Songs, Settings and Instrumentals* by David A. Harley
Wheal Alice Music WAM01-21
The album is available digitally from Bandcamp. If you’d also like a physical CD, contact me via the Wheal Alice contact form and I’ll see what I can do.
- Bredon Hill – YouTube
- Song of Chivalry – YouTube
- (Farewell to) Severn Shore – YouTube
- Moonflow VI – YouTube
- The Holy Well [traditional]*/Song of Chivalry [Harley]
- Castles and Kings [Harley]
- Breathe My Lute [Housman-Harley]
- The Carpenter’s Son [Housman-Harley]
- When I was [Housman-Harley]
- On Bredon Hill [Housman-Harley]
- Moonflow [Harley]*
- Thomas Anderson [Nurse-Harley]
- Tears of Morning [Housman-Harley]/Sea Fret [Harley]
- Ballad of the Arbor Tree [Anonymous-Harley]
- Severn Shore [Housman-Harley]
- Carpentry [Harley]*
- Wrekin (The Marches Line) [Harley].
Vocals, guitars, mountain dulcimer, bouzouki and keyboards by David A. Harley.
Most of the songs here have a Shropshire connection and a somewhat ‘folky’ feel, but I haven’t kept strictly to either criterion for inclusion. Most of these songs previously appeared on CDs no longer available, but the versions on the CD are re-recorded and/or remixed and/or remastered.
Song of Chivalry has been published several times as a poem, but I finally got around to writing the tune quite recently. The instrumental that I used as an introduction is usually associated with the ballad The Holy Well (Roud 1697).
Castles and Kings draws on my trainspotting childhood in Shrewsbury. I like to think of it as a sort of West Midlands train blues.
The words to Breathe My Lute were written by a teenage Housman for an entertainment of some sort, as sung by Lady Jane Grey the night before her execution. I don’t know of a tune so I wrote one.
The Carpenter’s Son is a setting of ‘A Shropshire Lad’ XLVII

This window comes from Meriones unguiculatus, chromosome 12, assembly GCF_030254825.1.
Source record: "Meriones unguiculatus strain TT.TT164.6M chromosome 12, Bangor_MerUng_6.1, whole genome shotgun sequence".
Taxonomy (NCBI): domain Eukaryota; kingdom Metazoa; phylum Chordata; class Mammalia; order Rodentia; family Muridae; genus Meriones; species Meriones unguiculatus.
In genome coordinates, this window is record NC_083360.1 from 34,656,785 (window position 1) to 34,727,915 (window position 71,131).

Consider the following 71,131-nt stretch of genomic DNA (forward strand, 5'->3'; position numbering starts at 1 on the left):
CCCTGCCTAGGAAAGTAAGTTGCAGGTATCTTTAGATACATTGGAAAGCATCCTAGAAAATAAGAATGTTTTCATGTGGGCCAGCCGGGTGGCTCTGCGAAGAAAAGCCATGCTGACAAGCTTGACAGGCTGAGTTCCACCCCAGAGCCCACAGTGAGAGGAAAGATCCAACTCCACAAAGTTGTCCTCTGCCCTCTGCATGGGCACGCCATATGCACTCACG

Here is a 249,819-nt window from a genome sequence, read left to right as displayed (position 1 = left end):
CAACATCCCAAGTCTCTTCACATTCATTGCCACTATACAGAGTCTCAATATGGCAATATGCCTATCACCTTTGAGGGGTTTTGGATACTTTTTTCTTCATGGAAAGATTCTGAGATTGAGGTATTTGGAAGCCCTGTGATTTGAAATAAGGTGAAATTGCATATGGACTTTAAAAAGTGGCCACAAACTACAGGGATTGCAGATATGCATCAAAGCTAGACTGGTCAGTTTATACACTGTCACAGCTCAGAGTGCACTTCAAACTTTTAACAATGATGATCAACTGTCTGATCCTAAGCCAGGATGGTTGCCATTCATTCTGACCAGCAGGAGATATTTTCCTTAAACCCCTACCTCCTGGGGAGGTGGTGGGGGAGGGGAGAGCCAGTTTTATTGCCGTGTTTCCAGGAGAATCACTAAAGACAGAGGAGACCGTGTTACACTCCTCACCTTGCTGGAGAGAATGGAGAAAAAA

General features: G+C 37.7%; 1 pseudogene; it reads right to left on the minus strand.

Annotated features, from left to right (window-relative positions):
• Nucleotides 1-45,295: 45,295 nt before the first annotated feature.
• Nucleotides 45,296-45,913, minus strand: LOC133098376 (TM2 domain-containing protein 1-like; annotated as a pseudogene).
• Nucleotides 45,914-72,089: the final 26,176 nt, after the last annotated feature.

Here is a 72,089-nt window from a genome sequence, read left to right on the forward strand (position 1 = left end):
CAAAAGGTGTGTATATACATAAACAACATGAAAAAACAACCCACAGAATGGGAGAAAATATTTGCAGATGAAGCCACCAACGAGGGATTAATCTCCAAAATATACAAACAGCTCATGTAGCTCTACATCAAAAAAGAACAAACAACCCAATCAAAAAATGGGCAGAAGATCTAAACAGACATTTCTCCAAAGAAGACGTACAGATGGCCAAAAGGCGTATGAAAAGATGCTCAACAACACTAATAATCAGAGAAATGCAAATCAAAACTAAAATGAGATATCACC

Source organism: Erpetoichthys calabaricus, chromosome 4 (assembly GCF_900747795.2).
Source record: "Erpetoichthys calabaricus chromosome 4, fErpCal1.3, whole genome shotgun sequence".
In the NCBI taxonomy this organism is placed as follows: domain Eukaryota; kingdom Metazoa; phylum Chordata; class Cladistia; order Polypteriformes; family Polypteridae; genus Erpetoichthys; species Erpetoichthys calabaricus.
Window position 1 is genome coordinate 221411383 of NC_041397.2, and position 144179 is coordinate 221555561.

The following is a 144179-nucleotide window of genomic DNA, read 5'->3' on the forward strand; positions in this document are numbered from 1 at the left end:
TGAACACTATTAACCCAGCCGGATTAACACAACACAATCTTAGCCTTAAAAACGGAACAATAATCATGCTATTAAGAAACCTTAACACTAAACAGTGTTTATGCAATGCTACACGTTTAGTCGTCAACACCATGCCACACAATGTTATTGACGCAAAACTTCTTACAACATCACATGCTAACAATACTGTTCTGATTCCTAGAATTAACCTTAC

When I was combines ‘A Shropshire Lad’ XVIII and XIII, separated by a quasi-orchestral interlude, reflecting contrasting experiences of youthful love.
On Bredon Hill is a setting of ‘A Shropshire Lad’ XXI. I know Bredon is not in Shropshire, and so, no doubt, did Housman, who was actually from Worcestershire.
There is an extended recorded version of the instrumental Moonflow III, but it seemed odd to introduce electric guitars into an essentially acoustic album.
Thomas Anderson was executed in Shrewsbury in 1752 by way of discouraging Jacobite unrest. The lyric is based on an article by the late Ron Nurse.
Tears of Morning and Sea Fret seem to belong together as they are both about the faraway death of a lost love. The first song sets Housman’s words from ‘Last Poems’ (XXVI, XXVII).
The words to Ballad of the Arbor Tree were written by ‘W.H.B.’, probably in the late 18th or early 19th century. The black poplar at Aston Clun is still ‘dressed’ with flags on or near Arbor Day, in celebration of an 18th century wedding as well as Oak Apple Day.
Severn Shore is my setting of ‘A Shropshire Lad’ VIII.
Carpentry is an extended instrumental version of the tune used for my setting to The Carpenter’s Son.
For some years after moving to Cornwall, I spent a lot of time commuting between Penzance and Shropshire, in order to keep an eye on my elderly mother. Wrekin (The Marches Line) is about the ‘myth and history’ of the section of the Marches Line between Ludlow and Shrewsbury. Someday I may give some attention to the section between Leominster and Newport – there are a couple of possible verses in draft…